If any one, in a word, desires to know how a people may be plundered, through the instrumentality of bad legislation, he has only to study the history of the beet root sugar manufacture in France. We may further illustrate it, financially at least, by an example. We derive in this country, at present, a revenue of three millions from the article of tobacco, almost the whole of which is imported from the United States of America. To follow the example of France, in respect to beet, we ought to double the present duty of three shillings per lb. upon all tobacco imported from the United States; leaving it as it stands upon colonial tobacco, that is, tobacco produced in the Canadas and West India Islands. At the same time we should permit the free growth of tobacco, throughout the United Kingdom without any duty at all, or virtually with a bounty of 6s. per lb. Canada and Jamaica would probably furnish very little tobacco; but a great quantity, both dear and bad, would be produced in England and Ireland. The three millions of revenue would quickly disappear; but the smokers and snuffers of the kingdom, of the higher orders at least, or, as M. Delaunay expresses it, of those in easy circum'stances,' would to a great extent, be saved from the effects of our patriotism in favour of the landowners, by the kind interference of the smuggler. Part of this system, in fact, was a few years ago in operation in Ireland, and arrested only by an act of Parliament, and the sacrifice of a considerable sum from the public treasury, paid to the growers of tobacco as a penalty for our blunder.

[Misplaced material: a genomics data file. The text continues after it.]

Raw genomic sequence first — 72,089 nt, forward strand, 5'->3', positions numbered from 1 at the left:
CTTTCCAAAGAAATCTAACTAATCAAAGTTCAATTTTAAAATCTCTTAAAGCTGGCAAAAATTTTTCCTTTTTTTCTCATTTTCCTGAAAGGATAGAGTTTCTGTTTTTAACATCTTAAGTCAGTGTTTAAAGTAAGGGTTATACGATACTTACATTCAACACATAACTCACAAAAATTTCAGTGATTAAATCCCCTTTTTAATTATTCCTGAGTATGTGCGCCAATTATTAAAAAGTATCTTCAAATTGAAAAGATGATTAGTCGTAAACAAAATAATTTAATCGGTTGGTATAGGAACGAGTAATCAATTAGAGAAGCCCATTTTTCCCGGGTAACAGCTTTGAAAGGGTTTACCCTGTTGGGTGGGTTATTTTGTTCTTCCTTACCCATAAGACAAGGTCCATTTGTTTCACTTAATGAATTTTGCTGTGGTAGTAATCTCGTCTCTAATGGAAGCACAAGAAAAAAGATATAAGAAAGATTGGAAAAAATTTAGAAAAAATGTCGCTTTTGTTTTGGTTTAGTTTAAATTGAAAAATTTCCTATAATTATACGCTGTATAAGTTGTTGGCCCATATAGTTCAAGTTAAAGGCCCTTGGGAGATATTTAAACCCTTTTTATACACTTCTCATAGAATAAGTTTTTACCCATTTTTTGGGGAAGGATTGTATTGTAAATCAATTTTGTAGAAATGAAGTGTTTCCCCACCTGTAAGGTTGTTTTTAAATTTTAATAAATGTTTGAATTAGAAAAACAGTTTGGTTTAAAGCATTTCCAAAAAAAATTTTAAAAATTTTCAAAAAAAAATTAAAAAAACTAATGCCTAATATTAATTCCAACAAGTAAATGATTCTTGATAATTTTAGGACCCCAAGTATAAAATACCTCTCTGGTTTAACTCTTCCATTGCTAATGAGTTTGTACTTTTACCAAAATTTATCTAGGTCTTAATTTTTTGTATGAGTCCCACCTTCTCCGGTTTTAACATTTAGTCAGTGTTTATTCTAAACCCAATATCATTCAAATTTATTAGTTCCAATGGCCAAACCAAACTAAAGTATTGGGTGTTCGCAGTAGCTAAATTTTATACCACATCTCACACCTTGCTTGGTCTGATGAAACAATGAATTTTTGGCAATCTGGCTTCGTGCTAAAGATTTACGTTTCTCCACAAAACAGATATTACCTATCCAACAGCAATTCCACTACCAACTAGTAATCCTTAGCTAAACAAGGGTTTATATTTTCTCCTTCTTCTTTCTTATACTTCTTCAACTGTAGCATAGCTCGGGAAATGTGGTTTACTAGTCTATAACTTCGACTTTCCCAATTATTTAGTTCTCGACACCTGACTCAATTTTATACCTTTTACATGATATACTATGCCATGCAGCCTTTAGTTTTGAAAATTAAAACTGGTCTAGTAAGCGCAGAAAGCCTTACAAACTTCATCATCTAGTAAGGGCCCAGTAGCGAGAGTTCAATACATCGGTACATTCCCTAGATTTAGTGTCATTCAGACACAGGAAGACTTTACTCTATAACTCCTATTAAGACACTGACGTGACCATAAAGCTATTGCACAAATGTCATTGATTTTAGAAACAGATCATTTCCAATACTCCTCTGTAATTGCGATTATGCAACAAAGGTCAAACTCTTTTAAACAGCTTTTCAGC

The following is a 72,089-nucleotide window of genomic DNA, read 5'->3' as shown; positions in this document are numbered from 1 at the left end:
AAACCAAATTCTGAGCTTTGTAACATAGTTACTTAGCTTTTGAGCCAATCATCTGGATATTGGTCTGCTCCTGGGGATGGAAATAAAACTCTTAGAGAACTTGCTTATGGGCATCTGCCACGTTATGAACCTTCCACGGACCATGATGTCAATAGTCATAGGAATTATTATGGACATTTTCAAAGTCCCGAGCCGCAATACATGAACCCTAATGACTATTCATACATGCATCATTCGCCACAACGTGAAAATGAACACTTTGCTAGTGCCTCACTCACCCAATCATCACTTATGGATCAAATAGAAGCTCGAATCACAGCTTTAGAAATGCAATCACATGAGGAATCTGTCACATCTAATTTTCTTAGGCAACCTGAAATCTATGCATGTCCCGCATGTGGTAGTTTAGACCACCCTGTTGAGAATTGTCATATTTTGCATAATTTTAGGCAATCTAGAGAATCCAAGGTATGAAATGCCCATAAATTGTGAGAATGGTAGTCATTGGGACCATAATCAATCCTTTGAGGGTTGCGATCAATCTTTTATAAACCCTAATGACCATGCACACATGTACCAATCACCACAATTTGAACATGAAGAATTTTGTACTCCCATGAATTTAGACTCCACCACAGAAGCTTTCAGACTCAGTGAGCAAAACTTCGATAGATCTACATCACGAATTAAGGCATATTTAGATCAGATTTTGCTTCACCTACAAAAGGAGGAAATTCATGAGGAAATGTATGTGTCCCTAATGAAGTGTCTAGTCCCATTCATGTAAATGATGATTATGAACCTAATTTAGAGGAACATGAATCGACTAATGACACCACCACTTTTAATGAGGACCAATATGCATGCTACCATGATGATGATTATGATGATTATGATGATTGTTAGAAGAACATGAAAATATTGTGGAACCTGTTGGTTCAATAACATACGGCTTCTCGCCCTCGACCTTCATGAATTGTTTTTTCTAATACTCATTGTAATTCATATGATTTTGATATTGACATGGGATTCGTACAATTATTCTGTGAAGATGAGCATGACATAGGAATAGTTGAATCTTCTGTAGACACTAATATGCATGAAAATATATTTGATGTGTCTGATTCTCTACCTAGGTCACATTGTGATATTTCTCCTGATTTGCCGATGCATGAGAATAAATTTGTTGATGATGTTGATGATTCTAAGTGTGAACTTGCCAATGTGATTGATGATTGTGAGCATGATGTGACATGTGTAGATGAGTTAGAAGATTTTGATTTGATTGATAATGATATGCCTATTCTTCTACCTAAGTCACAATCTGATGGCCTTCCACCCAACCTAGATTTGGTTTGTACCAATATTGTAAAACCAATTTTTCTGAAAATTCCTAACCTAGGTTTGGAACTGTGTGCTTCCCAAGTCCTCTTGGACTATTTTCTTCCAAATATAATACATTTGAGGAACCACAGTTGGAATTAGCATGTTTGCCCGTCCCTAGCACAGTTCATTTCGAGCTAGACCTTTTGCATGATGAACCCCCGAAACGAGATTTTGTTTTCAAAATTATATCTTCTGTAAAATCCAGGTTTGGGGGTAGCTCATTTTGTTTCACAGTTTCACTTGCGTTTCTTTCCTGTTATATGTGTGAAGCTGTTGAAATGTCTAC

The cultivation of the beet, and the manufacture of sugar from it, is also understood to be carried on to a large extent in the kingdom of Belgium, where it sprung up at the same time, and for the same reason as in France. Belgium having no colonies, the manufacture is carried on under the protection of heavy duties only; and probably the system, although pernicious enough, is neither so complex nor so injurious as in France.

Encouraged by the example of France and Belgium, attempts have recently been made to introduce the beet root sugar manufacture into this country; and within the last few months we have seen an advertisement for a joint-stock company, with a capital of L.300,000, for carrying it on in the immediate neighbourhood of the capital. The machinery is understood to have been constructed on the model of the most